- Law firms
- A dozen Orrick associates, mostly women, have taken the firm up on its offer to work reduced hours at full pay
- All participants have stayed with the firm--a key goal
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(Reuters) - Orrick, Herrington & Sutcliffe got the legal industry buzzing in November when it announced that associates caring for children and elderly parents could temporarily work reduced hours at full pay during the pandemic. The program aims to ease pressure on associates struggling to balance their work and the added caretaking responsibilities brought on by COVID-19.
A dozen associates have participated so far, the firm said this week. That represents a small fraction of the firm’s more than 500 associates, but Orrick says it considers the program to be a success. Originally slated to end in March 2021, it has been extended as the pandemic persists.
“Everyone who signed up stayed with the firm–and that was our goal,” said Orrick’s chief talent officer Siobhan Handley in an email. “In that sense, it was a short-term investment in retaining strong talent, and I hope it also sent a strong message about our values and how we act on them.”
Associates in the program work an 80% schedule for 100% pay. Participation was initially capped at three months, though a firm spokeswoman said that period has been “adapted to individual circumstances where appropriate.” Nine of the 12 participants are women, and three are men. Half of the participating associates are still in the program, Handley said.
“This is an extraordinary program for an extraordinary time,” she said, noting that program formalized accommodations Orrick had already been making informally. “We put it in place because we were hearing a chorus from caregivers that they were at a breaking point.”
Joan Williams, director of the Center for WorkLife Law at the University of California, Hastings College of the Law, said that the gender breakdown of the Orrick program participants is encouraging.
“In an ideal world, it would be six and six, but it’s impressive that there were three men,” Williams said. “When you have men taking advantage of any program that’s related to caregiving responsibilities, it can well be a signal that there’s less of a stigma than if you have no men taking advantage.”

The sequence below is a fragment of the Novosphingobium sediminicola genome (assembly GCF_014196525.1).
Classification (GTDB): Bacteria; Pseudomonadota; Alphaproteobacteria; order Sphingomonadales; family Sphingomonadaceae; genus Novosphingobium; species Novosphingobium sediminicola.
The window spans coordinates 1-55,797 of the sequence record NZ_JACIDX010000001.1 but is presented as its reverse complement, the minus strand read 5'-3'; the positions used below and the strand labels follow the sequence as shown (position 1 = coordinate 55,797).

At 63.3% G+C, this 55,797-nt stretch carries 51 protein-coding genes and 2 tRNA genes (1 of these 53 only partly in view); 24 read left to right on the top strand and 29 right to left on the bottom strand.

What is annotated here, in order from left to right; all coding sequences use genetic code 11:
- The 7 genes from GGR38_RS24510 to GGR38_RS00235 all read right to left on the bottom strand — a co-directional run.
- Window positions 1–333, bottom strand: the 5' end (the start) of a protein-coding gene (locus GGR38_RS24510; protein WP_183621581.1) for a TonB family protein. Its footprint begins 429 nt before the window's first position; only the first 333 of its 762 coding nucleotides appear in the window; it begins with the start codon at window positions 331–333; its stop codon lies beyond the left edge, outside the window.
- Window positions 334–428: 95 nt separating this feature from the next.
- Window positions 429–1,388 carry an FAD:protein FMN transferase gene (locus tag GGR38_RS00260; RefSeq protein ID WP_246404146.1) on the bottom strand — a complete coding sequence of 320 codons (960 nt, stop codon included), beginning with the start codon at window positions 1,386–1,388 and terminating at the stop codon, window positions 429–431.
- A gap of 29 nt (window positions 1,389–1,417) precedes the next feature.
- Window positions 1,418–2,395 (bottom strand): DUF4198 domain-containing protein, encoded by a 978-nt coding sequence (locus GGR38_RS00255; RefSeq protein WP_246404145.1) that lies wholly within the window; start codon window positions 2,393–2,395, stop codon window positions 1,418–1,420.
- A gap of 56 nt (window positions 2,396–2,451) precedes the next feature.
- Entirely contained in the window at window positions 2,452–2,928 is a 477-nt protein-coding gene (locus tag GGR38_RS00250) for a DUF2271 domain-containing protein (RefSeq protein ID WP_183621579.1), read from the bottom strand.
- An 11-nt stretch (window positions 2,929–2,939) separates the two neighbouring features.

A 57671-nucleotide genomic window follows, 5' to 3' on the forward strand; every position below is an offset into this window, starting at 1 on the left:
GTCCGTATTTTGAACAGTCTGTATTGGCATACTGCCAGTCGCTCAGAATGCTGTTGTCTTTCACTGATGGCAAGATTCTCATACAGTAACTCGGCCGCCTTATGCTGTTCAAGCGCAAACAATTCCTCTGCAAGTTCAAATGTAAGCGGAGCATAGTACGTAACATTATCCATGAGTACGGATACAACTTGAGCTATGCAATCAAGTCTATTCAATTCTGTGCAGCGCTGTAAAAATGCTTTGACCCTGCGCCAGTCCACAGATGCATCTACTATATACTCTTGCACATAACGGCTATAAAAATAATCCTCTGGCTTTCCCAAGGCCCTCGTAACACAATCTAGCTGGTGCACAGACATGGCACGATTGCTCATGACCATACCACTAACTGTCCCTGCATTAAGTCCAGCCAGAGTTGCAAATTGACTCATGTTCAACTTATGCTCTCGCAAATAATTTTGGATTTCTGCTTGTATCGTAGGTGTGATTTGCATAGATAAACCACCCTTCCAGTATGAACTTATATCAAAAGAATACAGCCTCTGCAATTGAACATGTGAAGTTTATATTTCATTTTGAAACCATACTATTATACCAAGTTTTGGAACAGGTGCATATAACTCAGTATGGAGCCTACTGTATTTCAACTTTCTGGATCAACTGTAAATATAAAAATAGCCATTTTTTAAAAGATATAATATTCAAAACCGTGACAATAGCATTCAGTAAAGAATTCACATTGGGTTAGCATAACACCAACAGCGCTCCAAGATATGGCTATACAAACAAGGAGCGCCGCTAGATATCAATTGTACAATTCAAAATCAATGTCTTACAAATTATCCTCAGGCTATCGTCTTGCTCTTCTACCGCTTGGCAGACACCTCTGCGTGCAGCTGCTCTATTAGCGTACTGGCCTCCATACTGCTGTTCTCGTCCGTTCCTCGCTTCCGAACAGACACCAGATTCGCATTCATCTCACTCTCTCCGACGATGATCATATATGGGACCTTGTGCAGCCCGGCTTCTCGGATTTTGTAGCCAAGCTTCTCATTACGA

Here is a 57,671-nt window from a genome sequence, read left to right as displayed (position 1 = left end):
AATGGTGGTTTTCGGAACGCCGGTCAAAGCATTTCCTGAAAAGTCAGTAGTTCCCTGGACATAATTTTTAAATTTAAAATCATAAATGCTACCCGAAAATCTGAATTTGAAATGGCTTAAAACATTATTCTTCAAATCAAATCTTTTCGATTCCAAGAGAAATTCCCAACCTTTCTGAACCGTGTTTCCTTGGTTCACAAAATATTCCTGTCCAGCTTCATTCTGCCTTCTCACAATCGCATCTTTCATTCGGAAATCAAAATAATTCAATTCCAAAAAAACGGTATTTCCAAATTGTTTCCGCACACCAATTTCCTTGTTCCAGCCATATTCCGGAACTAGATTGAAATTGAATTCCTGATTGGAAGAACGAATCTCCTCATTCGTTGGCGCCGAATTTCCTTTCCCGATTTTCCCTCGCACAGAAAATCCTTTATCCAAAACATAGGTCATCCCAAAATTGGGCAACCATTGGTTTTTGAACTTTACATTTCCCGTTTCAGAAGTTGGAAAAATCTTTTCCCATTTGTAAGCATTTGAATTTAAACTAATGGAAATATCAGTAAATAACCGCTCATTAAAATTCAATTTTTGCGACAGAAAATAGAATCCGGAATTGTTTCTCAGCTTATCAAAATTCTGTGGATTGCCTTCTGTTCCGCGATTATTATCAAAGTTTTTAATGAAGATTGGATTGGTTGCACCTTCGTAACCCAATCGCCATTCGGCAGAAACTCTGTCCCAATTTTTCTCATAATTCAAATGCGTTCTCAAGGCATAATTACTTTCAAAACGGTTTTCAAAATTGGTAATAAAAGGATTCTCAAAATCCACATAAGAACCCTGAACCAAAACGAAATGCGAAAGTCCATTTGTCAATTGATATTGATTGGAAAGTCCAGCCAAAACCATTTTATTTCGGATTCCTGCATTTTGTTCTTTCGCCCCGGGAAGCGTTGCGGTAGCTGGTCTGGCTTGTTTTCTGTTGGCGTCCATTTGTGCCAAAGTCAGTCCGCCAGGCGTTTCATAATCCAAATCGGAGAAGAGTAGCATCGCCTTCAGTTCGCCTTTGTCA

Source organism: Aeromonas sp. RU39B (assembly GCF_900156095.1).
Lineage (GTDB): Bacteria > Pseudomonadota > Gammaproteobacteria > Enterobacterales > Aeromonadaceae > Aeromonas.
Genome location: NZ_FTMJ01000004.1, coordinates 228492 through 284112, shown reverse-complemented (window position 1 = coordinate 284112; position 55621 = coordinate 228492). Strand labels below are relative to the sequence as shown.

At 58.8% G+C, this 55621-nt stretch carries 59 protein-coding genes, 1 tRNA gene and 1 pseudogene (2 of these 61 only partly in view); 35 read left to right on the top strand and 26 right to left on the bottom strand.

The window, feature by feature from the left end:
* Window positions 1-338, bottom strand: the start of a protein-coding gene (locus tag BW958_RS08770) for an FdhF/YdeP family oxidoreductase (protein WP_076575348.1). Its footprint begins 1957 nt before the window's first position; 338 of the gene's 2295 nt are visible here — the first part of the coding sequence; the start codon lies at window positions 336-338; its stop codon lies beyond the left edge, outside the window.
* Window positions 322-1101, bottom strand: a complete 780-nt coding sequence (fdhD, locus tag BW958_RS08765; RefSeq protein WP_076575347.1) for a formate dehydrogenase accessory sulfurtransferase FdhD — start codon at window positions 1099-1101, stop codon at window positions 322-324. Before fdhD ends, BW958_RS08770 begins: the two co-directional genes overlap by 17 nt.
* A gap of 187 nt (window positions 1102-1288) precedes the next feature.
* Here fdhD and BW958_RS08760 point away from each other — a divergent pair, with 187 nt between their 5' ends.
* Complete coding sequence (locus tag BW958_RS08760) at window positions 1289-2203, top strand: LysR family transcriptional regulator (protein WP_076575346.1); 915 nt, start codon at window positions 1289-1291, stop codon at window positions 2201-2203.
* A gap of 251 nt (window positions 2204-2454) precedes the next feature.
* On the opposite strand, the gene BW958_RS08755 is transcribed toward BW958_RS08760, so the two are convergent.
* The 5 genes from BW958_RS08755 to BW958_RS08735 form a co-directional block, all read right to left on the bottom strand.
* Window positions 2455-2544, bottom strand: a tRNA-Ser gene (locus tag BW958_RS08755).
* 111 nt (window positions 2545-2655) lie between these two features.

Today’s associates are far more likely to have a spouse whose career is on equal footing with theirs than partners, many of whom are men with wives who stay at home or whose jobs are considered secondary, Williams noted. By sending a message that it understands many associates’ lives are currently unworkable, the firm may get a leg up in retention and recruiting efforts, she said.
Debbie Epstein Henry, a consultant who specializes on women in the workplace and the legal industry, said it’s difficult to interpret the usage rate of Orrick’s program without knowing how many associates have school-aged children or elderly parents at home and who lost access to caregiving amid the pandemic. But the gender breakdown of the program’s participants tracks with historical data from the National Association for Law Placement that shows three-quarters of lawyers working part-time are women, Henry said.
The COVID-19 pandemic has brought a wave of speculation that women attorneys might leave the profession in droves due to heightened caregiving demands. And parents in Big Law have spoken out about their struggles to oversee their children’s remote schooling while also keeping up with their work.
In a recent survey of lawyers conducted by search firm Major, Lindsey & Africa, 20% gave their firms a 4 out of 10 or lower for how they have supported parents during the coronavirus pandemic.
The reduced hours program for associates is not the only pandemic initiative Orrick has launched to make life a bit easier for its attorneys. In March, the firm unveiled its “unplugged week” initiative, which encourages all timekeepers to receive 40 hours of billable credit for taking time off and away from email and voicemail, separate from their regular vacation time.
Henry said she would like to see more Big Law firms launch programs in that vein that aren’t just geared toward caregivers and don’t focus on money. Many firms have launched wellness initiatives for lawyers and staff during the pandemic, but the most prominent benefits extended to associates have been in the form of special bonuses.
“I think that the complexity of challenges lawyers are facing right now can’t just be addressed by money, and I think it’s important to provide and think about other means of support—whether it’s mental health resources or support groups—that are beyond the financial,” she said.